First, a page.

Effective strategies to increase dietary intake in older persons with a poor appetite are needed. Previous studies have shown that increasing diet variety may increase dietary intake. This has not been tested in older adults with a poor appetite. We investigated if an increased variety of foods within a cooked meal results in a higher meal energy intake in older women with a poor appetite. This study was a randomized, controlled, cross-over trial among 19 older (>65 years) women with a poor appetite. Two cooked meals of similar weight and energy density (except starch) were served under standardized conditions on two weekdays: a test meal consisting of three different varieties of vegetables, meat or fish, and starch components, and a control meal without variety. Participants ate ad libitum and the actual consumed amounts and their nutritional content were calculated. Data were analyzed by mixed linear models. Average intake in energy was 427 kcal (SD 119) for the test meal with variety and 341 kcal (SD 115) for the control meal without variety. This resulted in a statistically significant (for period effects adjusted) mean difference of 79 kcal (95% CI = 25-134). Total meal intake in grams was also higher for the test meal with variety (48 g, 95% CI = 1-97) but protein intake (g) was not (3.7 g, 95% CI = -1.4 to 8.8). This was consistent for all meal components except starch and within each component three varieties were consumed equally. The results of the present study suggest that increasing meal variety may be an effective strategy to increase energy intake in older adults with a poor appetite. Copyright © 2015 Elsevier Ltd. All rights reserved.

  3. Circadian and ultradian components of hunger in human non-homeostatic meal-to-meal eating.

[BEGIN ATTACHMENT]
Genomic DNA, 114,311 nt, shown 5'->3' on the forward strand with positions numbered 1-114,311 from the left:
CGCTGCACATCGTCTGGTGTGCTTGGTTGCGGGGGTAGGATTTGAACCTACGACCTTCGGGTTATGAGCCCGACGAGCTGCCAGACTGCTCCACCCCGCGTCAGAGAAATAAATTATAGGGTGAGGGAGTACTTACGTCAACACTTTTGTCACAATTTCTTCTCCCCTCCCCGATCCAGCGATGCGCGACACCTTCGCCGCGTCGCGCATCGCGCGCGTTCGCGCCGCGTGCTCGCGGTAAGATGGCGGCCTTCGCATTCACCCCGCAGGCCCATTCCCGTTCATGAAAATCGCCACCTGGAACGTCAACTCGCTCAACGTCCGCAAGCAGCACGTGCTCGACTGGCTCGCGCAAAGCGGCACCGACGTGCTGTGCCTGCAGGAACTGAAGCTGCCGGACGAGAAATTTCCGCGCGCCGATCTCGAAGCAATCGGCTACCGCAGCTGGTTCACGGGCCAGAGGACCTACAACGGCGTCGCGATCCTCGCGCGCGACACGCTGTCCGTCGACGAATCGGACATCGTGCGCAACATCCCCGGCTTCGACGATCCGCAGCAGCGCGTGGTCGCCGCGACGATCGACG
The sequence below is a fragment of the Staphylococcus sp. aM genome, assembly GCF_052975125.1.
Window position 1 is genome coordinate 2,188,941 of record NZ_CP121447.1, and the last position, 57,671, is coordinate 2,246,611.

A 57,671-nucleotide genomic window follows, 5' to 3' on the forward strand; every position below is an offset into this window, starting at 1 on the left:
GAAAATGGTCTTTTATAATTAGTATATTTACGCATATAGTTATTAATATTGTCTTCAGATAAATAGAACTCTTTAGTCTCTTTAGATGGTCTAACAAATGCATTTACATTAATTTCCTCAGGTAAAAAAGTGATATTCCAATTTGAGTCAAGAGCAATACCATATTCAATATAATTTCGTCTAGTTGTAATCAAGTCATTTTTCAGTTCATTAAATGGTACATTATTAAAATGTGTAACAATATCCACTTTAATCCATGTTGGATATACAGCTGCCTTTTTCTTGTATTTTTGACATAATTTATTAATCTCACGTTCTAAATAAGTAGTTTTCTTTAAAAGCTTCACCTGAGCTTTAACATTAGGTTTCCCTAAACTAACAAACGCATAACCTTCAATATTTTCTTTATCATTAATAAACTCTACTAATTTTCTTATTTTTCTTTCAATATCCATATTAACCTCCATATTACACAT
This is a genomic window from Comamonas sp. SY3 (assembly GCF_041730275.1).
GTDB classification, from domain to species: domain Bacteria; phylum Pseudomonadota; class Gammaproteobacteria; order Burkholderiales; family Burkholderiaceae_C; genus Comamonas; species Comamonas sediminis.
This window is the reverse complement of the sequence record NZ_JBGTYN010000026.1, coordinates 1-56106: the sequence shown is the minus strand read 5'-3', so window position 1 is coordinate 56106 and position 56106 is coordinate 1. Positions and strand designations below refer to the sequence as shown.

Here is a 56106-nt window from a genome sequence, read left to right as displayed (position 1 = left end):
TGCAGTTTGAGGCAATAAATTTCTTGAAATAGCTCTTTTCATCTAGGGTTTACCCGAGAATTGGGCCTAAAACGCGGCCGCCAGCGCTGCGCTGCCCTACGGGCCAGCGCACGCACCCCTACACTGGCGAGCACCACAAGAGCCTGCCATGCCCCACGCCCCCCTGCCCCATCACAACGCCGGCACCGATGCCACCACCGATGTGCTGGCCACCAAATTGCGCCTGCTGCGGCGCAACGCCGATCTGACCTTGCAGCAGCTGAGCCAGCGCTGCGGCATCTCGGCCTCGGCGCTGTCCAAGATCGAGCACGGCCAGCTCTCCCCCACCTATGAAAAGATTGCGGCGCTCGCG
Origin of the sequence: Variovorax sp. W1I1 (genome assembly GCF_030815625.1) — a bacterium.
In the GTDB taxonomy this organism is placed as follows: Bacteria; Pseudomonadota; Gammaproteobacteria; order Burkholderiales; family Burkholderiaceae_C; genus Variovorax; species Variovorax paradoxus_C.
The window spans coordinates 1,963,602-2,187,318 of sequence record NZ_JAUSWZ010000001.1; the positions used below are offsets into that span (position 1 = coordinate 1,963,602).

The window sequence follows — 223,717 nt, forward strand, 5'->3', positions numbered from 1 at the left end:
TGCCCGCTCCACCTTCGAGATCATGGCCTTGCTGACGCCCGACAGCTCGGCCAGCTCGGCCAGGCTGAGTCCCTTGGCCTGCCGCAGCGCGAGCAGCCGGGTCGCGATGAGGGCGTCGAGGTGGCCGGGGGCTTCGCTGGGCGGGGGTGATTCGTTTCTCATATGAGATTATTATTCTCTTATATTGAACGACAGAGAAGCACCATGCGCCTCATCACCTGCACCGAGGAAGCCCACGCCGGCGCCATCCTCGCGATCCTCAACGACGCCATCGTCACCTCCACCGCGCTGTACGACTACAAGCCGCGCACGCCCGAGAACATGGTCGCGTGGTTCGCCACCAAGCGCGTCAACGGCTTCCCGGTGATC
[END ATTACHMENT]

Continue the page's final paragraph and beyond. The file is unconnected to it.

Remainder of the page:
Science.gov (United States)

    Wuorinen, Elizabeth C; Borer, Katarina T

    2013-10-02

    A unifying physiological explanation of the urge to initiate eating is still not available as human hunger in meal-to-meal eating may not be under homeostatic control. We hypothesized that a central circadian and a gastrointestinal ultradian timing mechanism coordinate non-deprivation meal-to-meal eating. We examined hunger as a function of time of day, inter-meal (IM) energy expenditure (EE), and concentrations of proposed hunger-controlling hormones ghrelin, leptin, and insulin. In two crossover studies, 10 postmenopausal women, BMI 23-26 kg/m(2) engaged in exercise (EX) and sedentary (SED) trials. Weight maintenance meals were provided at 6h intervals with an ad libitum meal at 13 h in study 1 and 21 h snack in study 2. EE during IM intervals was measured by indirect calorimetry and included EX EE of 801 kcal in study 1, and 766-1,051 kcal in study 2. Hunger was assessed with a visual analog scale and blood was collected for hormonal determination. Hunger displayed a circadian variation with acrophase at 13 and 19 h and was unrelated to preceding EE. Hunger was suppressed by EX between 10 and 16 h and bore no relationship to either EE during preceding IM intervals or changes in leptin, insulin, and ghrelin; however leptin reflected IM energy changes and ghrelin and insulin, prandial events. During non-deprivation meal-to-meal eating, hunger appears to be under non-homeostatic central circadian control as it is unrelated to EE preceding meals or concentrations of proposed appetite-controlling hormones. Gastrointestinal meal processing appears to intermittently suppress this control and entrain an ultradian hunger pattern. © 2013 Elsevier Inc. All rights reserved.

  4. Predicting consumers' intention to consume ready-to-eat meals. The role of moral attitude

    DEFF Research Database (Denmark)

    Olsen, Nina Veflen; Sijtsema, Siet J; Hall, Gunnar

    2010-01-01

    This study investigates the usefulness of integrating moral attitude into the Theory of Planned Behavior (TPB) model when predicting intention to consume ready-to-eat (RTE) meals. Questionnaire data were gathered in three countries: Norway (N = 112), The Netherlands (N = 99), and Finland (N = 134......) in spring 2009. A stepwise hierarchical regression was conducted, and the analyses showed that moral attitude is an important predictor of RTE-meal consumption. The feeling of moral obligation, operationalised as a negative feeling of guilt, had a negative effect on peoples' intention to consume ready meals...... in all the three countries tested, and the explained variance (R²) for TPB increased when moral was added as an explanatory factor. However, although the test showed significant results for the effect of attitude towards behavior and moral in all countries, non-significant results were observed...